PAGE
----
At our club’s Zoom meeting on Thursday 28th October, Carnforth Rotarian Ivor Davies presented an interesting illustrated talk entitled “Walking on Bridges”.
From ancient times bridges were primitive and put over streams using a tree trunk or stone slabs. Packhorse bridges consist of one or more narrow arches with parapets no higher than 18 inches. Packhorse bridges are often in remote areas and never in the usual routes of our present road systems. Monks often built the bridges to transport their goods.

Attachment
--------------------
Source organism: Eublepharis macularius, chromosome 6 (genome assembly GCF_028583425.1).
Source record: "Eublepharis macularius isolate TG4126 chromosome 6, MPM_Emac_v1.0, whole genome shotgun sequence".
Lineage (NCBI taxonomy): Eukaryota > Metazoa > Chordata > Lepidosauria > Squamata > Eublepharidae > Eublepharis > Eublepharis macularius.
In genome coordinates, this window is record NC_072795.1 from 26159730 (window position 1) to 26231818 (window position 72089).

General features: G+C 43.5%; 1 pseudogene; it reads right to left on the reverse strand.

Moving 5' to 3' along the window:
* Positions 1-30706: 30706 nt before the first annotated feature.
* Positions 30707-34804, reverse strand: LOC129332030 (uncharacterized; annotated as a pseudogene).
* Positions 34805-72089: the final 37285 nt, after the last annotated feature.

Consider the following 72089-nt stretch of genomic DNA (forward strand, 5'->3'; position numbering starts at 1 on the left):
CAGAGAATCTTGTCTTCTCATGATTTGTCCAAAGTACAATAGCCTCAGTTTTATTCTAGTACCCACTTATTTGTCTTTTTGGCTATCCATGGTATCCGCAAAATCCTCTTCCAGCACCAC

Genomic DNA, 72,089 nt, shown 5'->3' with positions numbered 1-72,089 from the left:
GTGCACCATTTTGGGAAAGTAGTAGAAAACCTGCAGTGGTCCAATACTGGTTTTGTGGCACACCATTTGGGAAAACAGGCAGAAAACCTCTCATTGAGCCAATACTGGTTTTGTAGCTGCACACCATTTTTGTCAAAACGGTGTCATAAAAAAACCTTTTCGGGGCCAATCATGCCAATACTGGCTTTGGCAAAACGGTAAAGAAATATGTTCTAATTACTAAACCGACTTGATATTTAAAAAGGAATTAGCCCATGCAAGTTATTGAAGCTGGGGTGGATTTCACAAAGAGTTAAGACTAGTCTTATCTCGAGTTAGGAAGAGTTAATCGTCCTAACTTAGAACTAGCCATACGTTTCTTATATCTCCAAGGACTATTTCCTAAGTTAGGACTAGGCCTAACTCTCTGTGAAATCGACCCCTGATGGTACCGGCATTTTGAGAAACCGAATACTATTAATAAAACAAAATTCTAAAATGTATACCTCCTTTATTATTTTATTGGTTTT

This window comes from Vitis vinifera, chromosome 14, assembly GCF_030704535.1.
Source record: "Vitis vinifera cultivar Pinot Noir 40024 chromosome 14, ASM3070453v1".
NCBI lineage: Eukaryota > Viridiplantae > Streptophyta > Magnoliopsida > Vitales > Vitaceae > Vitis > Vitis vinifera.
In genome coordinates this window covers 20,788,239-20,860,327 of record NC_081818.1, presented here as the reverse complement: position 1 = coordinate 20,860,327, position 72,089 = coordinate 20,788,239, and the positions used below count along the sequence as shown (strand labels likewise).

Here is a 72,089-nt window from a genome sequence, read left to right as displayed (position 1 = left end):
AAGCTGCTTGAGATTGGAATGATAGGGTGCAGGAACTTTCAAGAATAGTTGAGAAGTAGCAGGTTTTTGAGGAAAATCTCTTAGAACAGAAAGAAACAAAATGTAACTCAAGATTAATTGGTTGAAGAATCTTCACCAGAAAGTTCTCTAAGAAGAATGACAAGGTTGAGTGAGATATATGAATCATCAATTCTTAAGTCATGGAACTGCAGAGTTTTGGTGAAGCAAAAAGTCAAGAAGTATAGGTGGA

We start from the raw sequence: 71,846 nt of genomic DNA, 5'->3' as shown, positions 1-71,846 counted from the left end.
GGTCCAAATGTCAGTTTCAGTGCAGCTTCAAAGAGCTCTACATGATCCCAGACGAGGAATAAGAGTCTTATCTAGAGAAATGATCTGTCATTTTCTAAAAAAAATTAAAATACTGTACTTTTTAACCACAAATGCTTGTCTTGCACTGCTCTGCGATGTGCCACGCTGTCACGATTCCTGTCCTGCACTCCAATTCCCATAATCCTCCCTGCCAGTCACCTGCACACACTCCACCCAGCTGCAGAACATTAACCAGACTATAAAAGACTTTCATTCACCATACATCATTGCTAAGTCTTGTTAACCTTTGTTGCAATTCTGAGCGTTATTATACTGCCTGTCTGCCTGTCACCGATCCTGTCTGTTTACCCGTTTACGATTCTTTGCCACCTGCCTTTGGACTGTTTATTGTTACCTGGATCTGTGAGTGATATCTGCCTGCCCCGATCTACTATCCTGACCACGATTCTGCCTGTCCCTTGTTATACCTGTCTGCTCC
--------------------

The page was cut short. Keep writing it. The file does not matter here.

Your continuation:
There is a double arch bridge in Wycoller Country Park and a single arch over Watendlath Beck at Ashness bridge. At Boot in Eskdale the local doctor paid to have the bridge widened to allow him to go over with his pony and trap. This bridge is known locally as the Surgeon’s bridge.
The peak of packhorse transport was in middle of 17th to end of 18th century. Trains of up to 40 horses were used, each carrying up to 2 hundredweight of goods.
Development of canal and railway transport took over from horse transport. The packhorse bridges are not marked on OS Maps and time needs to be spent researching an area to locate these bridges. Ivor has identified and visited 23 bridges in the Lake District and has 8 more to detail.